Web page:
Part roguelike, part match-3, Swap Sword does a fine job of consolidating two beloved mobile gaming genres and turning it into a compelling mix. Its upgrade system could perhaps do with some enhancing, but as a fun way to spend some time, it scratches the itch. For a little while, at least.
There’s no story in sight here. Instead, your focus is solely on destroying an army of bad guys while moving onto the next stage. Each screen has a number of different icons, each offering something pivotal to your experience. Match green gems, for instance, and you gain them to use to buy skill upgrades. Dynamite causes an explosion in a straight line, while shields give you some form of defense. Keys help you get a step nearer to the next stage, with a set number unlocking the exit door. Elsewhere, matching up your enemies wipes them out en masse, but it’s not your only form of attack.
Working much like a roguelike, you can move your character around the screen, potentially matching things up this way. Most importantly, you need to move your guy to the exit door that appears once you’ve collected a sufficient number of keys. Also, if an enemy gets too close, they’ll continue to attack you until your death. That means offense is the best form of defense, as you do whatever you can to fend off attack. After a time you can unlock other tile types too, which can be used to take out your enemies, such as with a windmill style attack. You soon learn what works best in which scenario.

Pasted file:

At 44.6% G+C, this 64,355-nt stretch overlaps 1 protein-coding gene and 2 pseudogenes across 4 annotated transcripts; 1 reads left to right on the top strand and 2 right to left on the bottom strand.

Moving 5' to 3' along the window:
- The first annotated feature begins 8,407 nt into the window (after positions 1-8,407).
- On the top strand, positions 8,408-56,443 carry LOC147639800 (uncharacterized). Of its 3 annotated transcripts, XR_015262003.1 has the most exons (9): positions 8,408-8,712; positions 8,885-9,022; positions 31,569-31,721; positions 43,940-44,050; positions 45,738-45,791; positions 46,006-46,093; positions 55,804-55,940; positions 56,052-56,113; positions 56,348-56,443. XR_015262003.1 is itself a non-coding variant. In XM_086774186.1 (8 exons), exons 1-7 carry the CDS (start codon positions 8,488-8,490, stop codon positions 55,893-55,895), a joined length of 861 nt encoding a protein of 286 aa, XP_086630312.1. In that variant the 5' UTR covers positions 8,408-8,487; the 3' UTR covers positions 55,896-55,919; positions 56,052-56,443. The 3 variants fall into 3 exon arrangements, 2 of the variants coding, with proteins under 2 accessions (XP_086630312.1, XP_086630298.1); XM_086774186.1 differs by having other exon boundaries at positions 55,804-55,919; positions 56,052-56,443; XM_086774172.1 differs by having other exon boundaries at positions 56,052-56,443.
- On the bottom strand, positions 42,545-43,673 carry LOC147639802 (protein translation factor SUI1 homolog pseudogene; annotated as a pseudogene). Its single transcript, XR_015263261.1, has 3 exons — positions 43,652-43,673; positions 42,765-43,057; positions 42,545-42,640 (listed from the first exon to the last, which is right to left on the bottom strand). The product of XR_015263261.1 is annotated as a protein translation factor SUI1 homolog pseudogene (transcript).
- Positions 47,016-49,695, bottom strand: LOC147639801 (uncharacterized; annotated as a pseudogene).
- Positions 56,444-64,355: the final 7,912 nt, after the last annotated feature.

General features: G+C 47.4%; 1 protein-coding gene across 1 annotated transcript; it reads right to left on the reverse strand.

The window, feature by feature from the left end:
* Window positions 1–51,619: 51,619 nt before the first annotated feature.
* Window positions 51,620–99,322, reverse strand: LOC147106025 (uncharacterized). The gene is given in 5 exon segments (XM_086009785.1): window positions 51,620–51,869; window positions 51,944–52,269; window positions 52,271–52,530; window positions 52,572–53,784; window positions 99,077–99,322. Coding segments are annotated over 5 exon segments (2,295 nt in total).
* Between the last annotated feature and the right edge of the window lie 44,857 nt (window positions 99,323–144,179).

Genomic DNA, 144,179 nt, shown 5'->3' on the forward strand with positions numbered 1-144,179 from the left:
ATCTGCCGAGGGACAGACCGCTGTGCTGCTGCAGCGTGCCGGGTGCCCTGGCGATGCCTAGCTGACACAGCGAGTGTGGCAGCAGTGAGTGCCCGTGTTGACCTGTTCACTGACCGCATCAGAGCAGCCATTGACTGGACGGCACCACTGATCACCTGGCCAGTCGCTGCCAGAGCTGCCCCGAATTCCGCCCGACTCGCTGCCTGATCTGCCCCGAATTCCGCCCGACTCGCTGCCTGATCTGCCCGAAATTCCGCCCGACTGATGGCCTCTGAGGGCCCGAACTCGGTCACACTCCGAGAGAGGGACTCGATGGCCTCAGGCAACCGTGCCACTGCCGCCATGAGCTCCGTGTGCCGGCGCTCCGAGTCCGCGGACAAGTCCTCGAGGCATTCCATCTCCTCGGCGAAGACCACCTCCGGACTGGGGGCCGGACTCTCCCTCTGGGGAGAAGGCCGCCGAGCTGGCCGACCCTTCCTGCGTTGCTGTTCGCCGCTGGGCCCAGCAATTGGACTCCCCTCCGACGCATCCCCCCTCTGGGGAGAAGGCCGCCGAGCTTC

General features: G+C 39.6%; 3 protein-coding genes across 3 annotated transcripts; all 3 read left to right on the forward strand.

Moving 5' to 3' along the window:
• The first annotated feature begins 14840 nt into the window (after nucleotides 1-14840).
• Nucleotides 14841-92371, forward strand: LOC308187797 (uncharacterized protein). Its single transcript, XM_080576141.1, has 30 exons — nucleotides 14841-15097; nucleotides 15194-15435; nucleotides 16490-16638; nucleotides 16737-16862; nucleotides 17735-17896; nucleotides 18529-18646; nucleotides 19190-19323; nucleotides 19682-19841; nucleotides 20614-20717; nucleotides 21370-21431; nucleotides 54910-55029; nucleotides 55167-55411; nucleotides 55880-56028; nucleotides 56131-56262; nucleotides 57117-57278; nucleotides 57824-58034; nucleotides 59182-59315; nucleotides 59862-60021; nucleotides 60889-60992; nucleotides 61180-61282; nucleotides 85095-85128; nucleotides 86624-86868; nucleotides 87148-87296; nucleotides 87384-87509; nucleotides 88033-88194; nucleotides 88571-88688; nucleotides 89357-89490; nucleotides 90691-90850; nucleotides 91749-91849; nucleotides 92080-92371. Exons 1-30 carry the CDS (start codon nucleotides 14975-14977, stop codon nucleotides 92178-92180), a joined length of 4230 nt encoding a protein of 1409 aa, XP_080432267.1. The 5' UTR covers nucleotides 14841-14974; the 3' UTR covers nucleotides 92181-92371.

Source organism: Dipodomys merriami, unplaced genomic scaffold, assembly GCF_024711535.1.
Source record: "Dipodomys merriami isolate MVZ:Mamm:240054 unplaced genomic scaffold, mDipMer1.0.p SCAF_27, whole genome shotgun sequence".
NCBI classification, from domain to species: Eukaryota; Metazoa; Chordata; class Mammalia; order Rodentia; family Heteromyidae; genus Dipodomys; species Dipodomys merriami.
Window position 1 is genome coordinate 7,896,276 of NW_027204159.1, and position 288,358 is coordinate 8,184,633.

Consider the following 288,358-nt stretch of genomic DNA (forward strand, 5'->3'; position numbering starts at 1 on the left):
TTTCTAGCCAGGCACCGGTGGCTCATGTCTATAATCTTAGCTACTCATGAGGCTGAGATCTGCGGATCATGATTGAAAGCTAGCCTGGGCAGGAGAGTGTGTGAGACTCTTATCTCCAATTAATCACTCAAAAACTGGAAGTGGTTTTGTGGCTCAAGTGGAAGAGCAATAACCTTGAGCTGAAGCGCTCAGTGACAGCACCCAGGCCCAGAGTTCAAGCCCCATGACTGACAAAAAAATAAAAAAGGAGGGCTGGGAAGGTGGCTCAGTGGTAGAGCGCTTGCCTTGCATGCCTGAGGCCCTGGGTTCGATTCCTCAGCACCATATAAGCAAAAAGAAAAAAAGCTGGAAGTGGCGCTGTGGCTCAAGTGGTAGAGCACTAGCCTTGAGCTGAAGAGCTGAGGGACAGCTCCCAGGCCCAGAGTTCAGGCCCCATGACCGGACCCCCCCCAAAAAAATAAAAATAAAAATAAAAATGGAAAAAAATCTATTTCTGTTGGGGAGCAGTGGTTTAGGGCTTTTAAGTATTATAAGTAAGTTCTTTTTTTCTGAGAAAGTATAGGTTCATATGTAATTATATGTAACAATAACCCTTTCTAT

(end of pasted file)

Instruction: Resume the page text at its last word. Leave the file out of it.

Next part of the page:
There’s a lot going on here, but thanks to Swap Sword being turn based, you don’t have to react too quickly. You can take your time to plot a few moves ahead if you so wish, but an instinctive reaction is often all that’s needed.
Once you’ve completed a level, you’re given the option of picking out an upgrade. Some upgrades are passive, such as offering you an extra heart of health, while others allow you to use abilities while competing. Those abilities cost green gems so you have another reason to keep pursuing them. You can only keep three upgrades at any one time, meaning things feel quite restrictive, but at least you’ve got the option to mould your character into the sort of fighter you are. Juggling and prioritizing might be tricky, but it’s worth knowing whether to focus on defense or offense overall.
As you progress, more challenges emerge — and trickier enemies too. You might get stronger alongside that, but it’s a difficult path to pursue. Oftentimes you can’t help but feel weaker against the opposition, and strategy plays a far more substantial role than simply having the best upgrades.
That’s also where Swap Sword’s issues emerge. You never feel as tough as you should be. You’re always one step behind your opponents, feeling like you’re strongly restricted by the upgrade paths available to you.
Swap Sword is still quite fun, but with that lack of refinement, it’s one step away from greatness. You’ll find yourself wishing it had more going for it than it does. As a simple Match-3/roguelike, it’ll entertain you for a little while, but don’t be surprised if you end up longing for more from your experience.